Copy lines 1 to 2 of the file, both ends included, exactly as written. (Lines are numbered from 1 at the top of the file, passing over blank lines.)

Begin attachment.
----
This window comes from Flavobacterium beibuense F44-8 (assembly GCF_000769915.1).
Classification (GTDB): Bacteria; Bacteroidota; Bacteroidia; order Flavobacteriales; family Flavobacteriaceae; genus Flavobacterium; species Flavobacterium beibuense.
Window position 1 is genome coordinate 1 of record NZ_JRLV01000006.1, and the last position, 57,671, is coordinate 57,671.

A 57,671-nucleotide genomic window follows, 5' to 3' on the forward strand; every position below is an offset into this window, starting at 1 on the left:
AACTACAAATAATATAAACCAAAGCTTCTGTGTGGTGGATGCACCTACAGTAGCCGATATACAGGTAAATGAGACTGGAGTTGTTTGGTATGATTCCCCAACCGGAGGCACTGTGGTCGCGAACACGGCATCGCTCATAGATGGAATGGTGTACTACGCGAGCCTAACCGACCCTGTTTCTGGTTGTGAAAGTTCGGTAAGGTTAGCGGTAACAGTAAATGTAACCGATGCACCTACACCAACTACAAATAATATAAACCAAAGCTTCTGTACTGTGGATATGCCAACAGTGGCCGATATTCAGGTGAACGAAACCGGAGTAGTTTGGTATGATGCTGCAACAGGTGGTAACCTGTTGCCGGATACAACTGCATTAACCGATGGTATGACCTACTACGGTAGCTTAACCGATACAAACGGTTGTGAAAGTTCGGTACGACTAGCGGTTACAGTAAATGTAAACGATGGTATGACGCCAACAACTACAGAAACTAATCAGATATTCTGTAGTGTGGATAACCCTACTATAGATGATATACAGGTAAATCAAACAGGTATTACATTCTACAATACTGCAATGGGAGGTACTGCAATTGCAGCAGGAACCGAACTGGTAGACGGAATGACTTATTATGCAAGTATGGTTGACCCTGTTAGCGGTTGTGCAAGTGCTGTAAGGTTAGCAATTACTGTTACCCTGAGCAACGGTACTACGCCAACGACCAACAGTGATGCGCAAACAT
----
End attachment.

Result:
This window comes from Flavobacterium beibuense F44-8 (assembly GCF_000769915.1).
Classification (GTDB): Bacteria; Bacteroidota; Bacteroidia; order Flavobacteriales; family Flavobacteriaceae; genus Flavobacterium; species Flavobacterium beibuense.